Is safeguarding data the pre-eminent challenge in the rapidly changing world of healthcare IT?

Healthcare technologies and mobile working practices are producing more data than ever before, so there are more opportunities for data to be lost or stolen.

Technology is the driving force behind improvements in modern healthcare and better use of technology has the power to transform the quality and reduce the cost of health and care services. It can also give patients and citizens more control over their care, empower carers and support the development of new medicines and treatments.

However, as healthcare providers automate their medical records, clinical systems, and medical imaging, protecting the privacy of patient information and securing IT infrastructures is becoming increasingly challenging. Healthcare organisations are facing an increasing number of security threats that risk patient information falling into the wrong hands. In response, countries around the world are implementing new security and privacy laws for healthcare, alongside heightened enforcement and stiffer penalties.

The problem is that new healthcare technologies and mobile working practices are producing more data than ever before. And with it, there are more opportunities for data to be lost or stolen. The urgency of addressing security risks in healthcare has never been greater.

Emerging threats

Since health data is attractive to criminals, it is no surprise that health organisations have experienced a series of highly publicised data breaches.  The recent annual healthcare data privacy and security survey from the Ponemon Institute found that despite the healthcare industry experiencing its worst year in history for data breaches in 2015, there’s been no giant leap forward in terms of tightening up data security.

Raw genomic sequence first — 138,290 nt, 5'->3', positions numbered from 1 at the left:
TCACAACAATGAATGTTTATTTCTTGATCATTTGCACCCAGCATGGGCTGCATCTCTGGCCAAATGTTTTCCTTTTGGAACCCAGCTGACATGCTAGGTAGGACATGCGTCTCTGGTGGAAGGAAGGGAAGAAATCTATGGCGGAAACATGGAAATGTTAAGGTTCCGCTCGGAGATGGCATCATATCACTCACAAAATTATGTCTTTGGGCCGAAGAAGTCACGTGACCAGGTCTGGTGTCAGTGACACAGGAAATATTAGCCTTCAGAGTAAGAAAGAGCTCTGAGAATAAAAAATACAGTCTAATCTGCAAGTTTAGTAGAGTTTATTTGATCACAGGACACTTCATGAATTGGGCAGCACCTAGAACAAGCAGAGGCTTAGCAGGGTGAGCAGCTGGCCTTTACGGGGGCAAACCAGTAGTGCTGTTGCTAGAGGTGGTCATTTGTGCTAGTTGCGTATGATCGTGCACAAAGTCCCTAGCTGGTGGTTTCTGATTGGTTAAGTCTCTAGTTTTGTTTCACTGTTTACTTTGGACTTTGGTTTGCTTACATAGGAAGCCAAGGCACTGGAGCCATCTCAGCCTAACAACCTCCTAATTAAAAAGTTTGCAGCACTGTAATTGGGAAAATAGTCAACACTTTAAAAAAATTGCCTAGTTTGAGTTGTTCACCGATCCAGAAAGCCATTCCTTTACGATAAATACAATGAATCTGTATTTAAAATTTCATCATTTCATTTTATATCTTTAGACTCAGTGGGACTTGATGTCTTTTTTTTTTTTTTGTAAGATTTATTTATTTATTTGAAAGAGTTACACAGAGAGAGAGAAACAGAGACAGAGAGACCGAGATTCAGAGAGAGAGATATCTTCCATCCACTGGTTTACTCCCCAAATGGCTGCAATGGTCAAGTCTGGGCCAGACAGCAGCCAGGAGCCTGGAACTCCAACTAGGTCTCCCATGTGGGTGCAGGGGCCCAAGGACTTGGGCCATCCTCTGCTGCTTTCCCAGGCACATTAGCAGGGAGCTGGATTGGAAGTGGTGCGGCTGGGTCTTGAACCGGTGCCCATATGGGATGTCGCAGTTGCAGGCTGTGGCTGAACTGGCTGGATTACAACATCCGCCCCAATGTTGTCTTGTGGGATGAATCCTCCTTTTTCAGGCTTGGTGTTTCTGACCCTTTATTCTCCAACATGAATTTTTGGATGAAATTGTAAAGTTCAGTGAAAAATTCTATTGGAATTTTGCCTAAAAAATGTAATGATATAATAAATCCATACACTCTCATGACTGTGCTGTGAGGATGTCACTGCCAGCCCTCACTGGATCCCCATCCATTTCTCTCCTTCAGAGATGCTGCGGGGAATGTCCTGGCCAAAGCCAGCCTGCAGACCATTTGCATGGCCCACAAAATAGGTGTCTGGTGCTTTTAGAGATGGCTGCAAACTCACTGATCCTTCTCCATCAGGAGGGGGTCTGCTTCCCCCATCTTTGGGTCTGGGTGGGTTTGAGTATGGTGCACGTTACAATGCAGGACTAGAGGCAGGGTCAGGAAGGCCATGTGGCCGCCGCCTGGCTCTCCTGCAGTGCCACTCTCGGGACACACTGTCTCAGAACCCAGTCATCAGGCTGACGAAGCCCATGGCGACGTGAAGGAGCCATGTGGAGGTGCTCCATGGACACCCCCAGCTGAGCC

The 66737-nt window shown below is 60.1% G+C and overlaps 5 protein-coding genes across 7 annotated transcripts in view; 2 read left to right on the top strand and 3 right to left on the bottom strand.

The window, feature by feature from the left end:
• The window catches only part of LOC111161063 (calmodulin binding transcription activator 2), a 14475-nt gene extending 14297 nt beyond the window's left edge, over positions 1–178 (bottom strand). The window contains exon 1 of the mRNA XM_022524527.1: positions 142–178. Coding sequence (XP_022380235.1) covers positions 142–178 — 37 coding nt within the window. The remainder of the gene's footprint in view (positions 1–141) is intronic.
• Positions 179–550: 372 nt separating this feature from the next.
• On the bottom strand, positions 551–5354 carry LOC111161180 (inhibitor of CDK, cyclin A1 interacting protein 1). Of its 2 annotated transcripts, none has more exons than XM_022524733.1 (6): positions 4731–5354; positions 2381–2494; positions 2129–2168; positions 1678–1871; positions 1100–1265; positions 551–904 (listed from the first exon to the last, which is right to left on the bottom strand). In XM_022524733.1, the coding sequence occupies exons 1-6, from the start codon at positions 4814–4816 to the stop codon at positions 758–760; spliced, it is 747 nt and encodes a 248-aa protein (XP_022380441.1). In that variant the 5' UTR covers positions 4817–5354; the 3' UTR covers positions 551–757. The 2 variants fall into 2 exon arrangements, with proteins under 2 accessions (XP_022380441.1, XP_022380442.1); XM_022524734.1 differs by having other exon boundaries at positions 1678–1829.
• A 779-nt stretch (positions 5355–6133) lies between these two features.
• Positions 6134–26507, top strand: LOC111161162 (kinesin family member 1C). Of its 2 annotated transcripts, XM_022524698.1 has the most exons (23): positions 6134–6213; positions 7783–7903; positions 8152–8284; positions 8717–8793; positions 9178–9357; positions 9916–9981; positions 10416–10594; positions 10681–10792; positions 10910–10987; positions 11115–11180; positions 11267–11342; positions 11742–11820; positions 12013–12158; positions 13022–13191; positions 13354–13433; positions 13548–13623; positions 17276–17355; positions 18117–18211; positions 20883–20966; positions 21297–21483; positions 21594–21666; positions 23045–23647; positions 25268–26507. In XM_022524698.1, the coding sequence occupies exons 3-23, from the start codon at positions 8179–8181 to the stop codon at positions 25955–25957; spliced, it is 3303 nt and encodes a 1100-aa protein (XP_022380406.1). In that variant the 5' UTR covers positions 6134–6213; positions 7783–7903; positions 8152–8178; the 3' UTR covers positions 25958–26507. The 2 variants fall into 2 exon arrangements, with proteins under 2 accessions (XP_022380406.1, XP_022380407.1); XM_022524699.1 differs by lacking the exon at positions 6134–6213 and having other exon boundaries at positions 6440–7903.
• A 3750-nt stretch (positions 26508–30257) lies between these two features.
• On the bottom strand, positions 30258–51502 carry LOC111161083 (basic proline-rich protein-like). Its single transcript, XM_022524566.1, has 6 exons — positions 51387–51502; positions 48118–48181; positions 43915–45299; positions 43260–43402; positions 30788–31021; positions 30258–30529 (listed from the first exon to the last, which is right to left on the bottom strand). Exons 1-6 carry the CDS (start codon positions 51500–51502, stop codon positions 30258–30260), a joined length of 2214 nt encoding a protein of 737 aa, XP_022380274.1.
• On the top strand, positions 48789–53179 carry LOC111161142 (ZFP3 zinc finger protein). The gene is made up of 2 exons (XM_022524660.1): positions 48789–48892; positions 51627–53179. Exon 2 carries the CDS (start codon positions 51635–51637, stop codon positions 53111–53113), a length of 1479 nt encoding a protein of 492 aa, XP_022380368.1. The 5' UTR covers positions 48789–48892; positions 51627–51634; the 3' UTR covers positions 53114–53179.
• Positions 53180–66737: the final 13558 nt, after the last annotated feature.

According to the report, 89 per cent of leaders surveyed said their healthcare organizations had experienced a data breach in the prior two years. And nearly half of them (45 per cent) had seen more than five breaches.  In 2015, 112 million medical records were breached in the US alone. Ransomware in particular is becoming a more prevalent threat actor.

In fact, IT security professionals in the European healthcare industry have a difficult job to do. Every day they face the seemingly impossible task of delivering on two opposing goals: enabling the connectivity and transparency that power digital healthcare, while maintaining strong barriers to protect data, devices and networks from data breaches and cyber-threats.

This challenge is made even harder because digital healthcare allows ever more non-security trained medical staff to access and share confidential patient data.  New security vulnerabilities are opening up all over the place and, if left unprotected, will quickly be seized on by cyber-attackers.

Better and more accessible treatment

A number of industry analysts have observed that increased accessibility of treatment is one of the most tangible ways that technology has changed healthcare.  The number of tools to track patient health data has exploded in recent years, powered by the cloud and enabled by the ubiquity of smart mobile devices and online storage.